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Democrats at DNC paint a stark choice for voters

September 05, 2012|By Mark Z. Barabak | This post has been corrected, as indicated below.
  • Women's rights advocate Sandra Fluke speaks at the Democratic National Convention in Charlotte, N.C.
Women's rights advocate Sandra Fluke speaks at the Democratic National… (Tannen Maury / European…)

CHARLOTTE, N.C. -- Elizabeth Warren, the consumer crusader and liberal heroine, joined the parade bashing Mitt Romney at the Democratic National Convention on Wednesday night, saying the GOP nominee would undermine the middle class by slashing the social safety net.

In fiery rhetoric drafted for delivery in a prime-time address, the Massachusetts Senate hopeful said Romney “wants to give tax cuts to millionaires and billionaires … but he and [running mate] Paul Ryan would pulverize financial reform, voucher-ize Medicare and vaporize 'Obamacare'.”

“President Obama believes in a level playing field,” Warren said, in one of many testimonials to the incumbent. “He believes in a country where nobody gets a free ride or a golden parachute.”

Running into stiff headwinds resulting from a stubbornly high unemployment rate, Obama and his fellow Democrats have sought to turn the November election from a referendum on the past 3½ years to a choice between the incumbent and his Republican rival, a former Massachusetts governor.

PHOTOS: Protests of the DNC

One after another, speakers sought Wednesday night to paint that choice in the starkest terms.

Former President Clinton was prepared to join the effort, following Warren with a nominating speech that offered his critical take on the GOP’s gathering last week in Florida. “In Tampa, the Republican argument against the president’s reelection was pretty simple,” Clinton said in remarks prepared for delivery. He described it this way:  “We left him a total mess, he hasn’t finished cleaning it up yet, so fire him and put us back in charge.”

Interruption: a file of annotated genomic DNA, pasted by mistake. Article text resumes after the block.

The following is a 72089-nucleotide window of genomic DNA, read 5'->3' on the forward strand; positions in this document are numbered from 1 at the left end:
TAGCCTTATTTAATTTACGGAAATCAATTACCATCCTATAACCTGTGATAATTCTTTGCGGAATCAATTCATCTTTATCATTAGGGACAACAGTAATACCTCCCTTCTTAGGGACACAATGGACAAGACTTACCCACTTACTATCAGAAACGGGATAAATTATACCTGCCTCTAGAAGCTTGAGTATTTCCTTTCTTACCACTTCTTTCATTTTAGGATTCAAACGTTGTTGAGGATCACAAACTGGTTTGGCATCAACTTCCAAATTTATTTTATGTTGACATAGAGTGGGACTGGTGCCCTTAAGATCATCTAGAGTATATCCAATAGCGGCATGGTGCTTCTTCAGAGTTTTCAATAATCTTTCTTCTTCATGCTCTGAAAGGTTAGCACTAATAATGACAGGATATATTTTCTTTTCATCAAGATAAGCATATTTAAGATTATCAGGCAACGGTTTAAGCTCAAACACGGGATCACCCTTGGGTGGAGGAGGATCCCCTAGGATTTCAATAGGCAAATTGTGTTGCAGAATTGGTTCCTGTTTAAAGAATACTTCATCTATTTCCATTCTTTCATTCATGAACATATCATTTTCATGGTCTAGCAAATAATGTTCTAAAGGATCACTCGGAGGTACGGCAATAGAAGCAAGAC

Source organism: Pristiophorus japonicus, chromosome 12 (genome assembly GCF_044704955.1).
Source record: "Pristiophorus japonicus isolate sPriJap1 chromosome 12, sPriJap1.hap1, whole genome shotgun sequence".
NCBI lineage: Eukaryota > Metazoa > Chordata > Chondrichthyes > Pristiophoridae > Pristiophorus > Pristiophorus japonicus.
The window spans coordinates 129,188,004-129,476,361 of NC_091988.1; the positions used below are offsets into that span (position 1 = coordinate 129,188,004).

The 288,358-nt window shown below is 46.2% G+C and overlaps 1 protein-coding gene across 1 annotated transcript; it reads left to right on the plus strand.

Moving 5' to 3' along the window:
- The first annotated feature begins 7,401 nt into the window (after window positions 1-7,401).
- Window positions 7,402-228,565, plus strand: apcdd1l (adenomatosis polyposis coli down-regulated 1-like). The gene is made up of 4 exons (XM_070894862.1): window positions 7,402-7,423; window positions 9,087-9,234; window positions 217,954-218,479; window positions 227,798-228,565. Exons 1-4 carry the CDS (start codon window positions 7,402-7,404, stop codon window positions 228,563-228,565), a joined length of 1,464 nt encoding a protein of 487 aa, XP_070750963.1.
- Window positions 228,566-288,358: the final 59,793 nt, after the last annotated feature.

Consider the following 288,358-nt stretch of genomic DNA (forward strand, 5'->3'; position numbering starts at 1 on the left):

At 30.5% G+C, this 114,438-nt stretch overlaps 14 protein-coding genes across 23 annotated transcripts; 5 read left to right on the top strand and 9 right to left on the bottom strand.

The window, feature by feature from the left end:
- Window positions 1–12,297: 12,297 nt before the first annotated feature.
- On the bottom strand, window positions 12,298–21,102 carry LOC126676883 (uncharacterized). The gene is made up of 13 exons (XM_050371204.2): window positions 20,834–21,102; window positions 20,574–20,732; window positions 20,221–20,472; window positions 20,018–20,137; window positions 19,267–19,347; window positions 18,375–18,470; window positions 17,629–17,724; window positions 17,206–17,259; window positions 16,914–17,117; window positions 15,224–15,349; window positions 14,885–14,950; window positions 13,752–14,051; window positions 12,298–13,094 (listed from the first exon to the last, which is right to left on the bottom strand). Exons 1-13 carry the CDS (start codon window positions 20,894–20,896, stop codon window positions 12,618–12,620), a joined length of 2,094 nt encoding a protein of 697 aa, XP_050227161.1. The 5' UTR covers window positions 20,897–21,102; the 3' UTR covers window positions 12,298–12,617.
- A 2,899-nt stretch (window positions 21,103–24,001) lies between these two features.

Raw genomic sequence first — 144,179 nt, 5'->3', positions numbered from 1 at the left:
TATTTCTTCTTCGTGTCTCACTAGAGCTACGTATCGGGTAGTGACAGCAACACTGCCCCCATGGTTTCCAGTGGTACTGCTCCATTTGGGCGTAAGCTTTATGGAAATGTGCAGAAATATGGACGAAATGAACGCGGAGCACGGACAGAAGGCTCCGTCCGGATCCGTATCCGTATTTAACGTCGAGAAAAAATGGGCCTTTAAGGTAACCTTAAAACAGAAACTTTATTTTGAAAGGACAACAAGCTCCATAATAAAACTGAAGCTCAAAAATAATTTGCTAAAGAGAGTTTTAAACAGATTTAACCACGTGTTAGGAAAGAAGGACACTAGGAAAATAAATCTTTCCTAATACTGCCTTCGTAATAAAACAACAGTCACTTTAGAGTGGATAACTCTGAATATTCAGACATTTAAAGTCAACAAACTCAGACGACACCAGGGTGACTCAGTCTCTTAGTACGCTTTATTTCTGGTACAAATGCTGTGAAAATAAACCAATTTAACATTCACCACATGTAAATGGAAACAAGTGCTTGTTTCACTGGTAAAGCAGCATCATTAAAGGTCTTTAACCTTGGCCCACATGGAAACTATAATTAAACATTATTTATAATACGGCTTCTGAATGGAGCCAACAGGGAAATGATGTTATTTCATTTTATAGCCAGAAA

Speakers praised Obama’s record: passing healthcare reform, fighting to lower student loan costs, supporting veterans, bailing out the U.S. auto industry. They said things had gotten better under his watch — the country is no longer hemorrhaging jobs, they noted, even if the rate of recovery is disappointing. But the great weight of effort seemed intended to cast Romney in the least flattering light.

There were aggrieved stories from workers who said they had suffered when Romney’s Bain Capital took over their companies.  “I don’t think Mitt Romney is a bad man,” said Randy Johnson, a former factory worker. “What I fault him for is making money without a moral compass. I fault him for putting profits ahead of people like me.”

Speakers asserted Romney’s privileged upbringing and considerable wealth meant he could not feel for those suffering economically.

“We certainly want those at the top to do well,” said New York Sen. Charles E. Schumer. “But if you base your entire presidency and your entire economic platform on helping them do even better, you’re missing what makes the economy tick, because not everyone has been as fortunate as Mitt Romney. You cannot base your whole approach on a life experience as rarefied as his.”

One after another, women invoked Romney’s opposition to legal abortion and proposal to cut federal funding for Planned Parenthood, saying it would turn back the clock on their rights.

“We’ve come so far, we’ve come so far, so why are we having to fight in 2012 against politicians who want to end access to birth control?” said Cecile Richards, the president of Planned Parenthood. “It’s like we woke up in a bad episode of ‘Mad Men.’”

For his part, Romney lay low a second day, locked away in debate preparation at a retreat in Vermont. But he briefly surfaced in a Fox News interview, saying that granting Obama a second term would be “a big mistake.”

“I don’t think the American people want to see this president get another four years,” Romney said. “These last four years have not been good for the middle class in America…. This has not been a good time for the American people.”

PHOTOS: Scenes from the DNC

Clinton’s appearance was the highlight of Wednesday night’s program, which did not get off before a few hitches. First, Obama’s acceptance speech was moved from the Carolina Panthers’ outdoor football stadium to the much-smaller convention arena because of concerns about the weather.

Then Democrats had to clean up a mess arising from Tuesday’s adoption of their platform, a broad statement of the party’s principles.

Opening the day’s session, Democratic leaders bulldozed through an amendment putting the word “God” back into the document and restating the party’s support for Jerusalem as the capital of Israel.

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